Compare quotes for employer's liability insurance from multiple providers
Employer' liability cover is a type of business insurance which protects you against the cost of compensation claims due to employee illness or injury because of their work for you.
It’s a legal requirement if your business employs one or more people, and you could be fined £2,500 for each day you’re not covered.
Even if you employ short-term, volunteer, work experience, part-time staff, casual workers or contractors, you will usually be required to have employer’s liability insurance.
You’ll need employer’s liability cover for your employees if:
Yes. But if you’re running an unincorporated family business, then you don’t legally need to have employer’s liability cover.
That's because you, as the business owner, are personally responsible and liable for what your company does and for any family members you might employ.
Policy details can vary between different insurers, but an employer's liability insurance policy should cover compensation costs if an employee becomes injured or ill due to their work, including:
Some illnesses take a while for symptoms to develop, so it’s possible that a former employee might claim compensation, even if it’s been a long time since they worked for you.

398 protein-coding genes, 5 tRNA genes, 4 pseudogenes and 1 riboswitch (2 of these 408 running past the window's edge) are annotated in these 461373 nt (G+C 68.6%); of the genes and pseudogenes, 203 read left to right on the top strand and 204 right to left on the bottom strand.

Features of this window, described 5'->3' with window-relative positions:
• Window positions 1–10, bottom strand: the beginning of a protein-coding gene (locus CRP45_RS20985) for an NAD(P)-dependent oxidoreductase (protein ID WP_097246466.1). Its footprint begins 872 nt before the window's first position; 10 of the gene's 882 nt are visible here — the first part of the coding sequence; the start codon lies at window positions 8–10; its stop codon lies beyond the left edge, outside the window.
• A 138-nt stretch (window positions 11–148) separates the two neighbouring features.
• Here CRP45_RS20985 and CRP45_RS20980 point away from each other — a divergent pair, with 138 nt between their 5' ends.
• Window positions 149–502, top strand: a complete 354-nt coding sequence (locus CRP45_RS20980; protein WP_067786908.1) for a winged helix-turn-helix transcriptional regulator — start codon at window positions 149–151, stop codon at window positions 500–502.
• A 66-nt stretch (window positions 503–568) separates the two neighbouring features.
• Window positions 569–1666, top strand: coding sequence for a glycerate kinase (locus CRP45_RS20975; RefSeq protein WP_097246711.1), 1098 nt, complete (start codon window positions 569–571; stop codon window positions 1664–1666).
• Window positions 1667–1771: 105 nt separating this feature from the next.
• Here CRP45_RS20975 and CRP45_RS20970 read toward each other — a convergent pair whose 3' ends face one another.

Employer’s liability insurance can cover this, but you’d need to check your policy or ask the insurer to make sure.
You don’t need employer's liability cover if one person, or an equal partnership, works at the company. That’ll be the case when:
Many public organisations, health services, and government bodies and companies which employ direct family members also won’t need employer's liability insurance.
Even though you'll have insurance, no one wants to be making claims unnecessarily. Take some steps as a good employer to protect yourself:
Yes, your employer’s liability certificates must be displayed in a prominent position and be available for inspectors to see. You can be fined £1,000 if not.
This depends on how many employees you have, what type of business you do and the cost of any wages you pay.
This depends on which insurer you choose – when you get quotes, make sure you’re as accurate as possible when telling your insurer how many employees need cover.
The difference is where the claim comes from. If a claim is made against you by someone outside your business, you’ll need public liability cover.
For claims from within your company, you’ll need employer’s liability insurance.
According to Health and Safety Executive (HSE), there were over 65,000 employee non-fatal injuries reported by employers in 2019/20.
The most common causes of injuries at work includes slips, trips, and falls.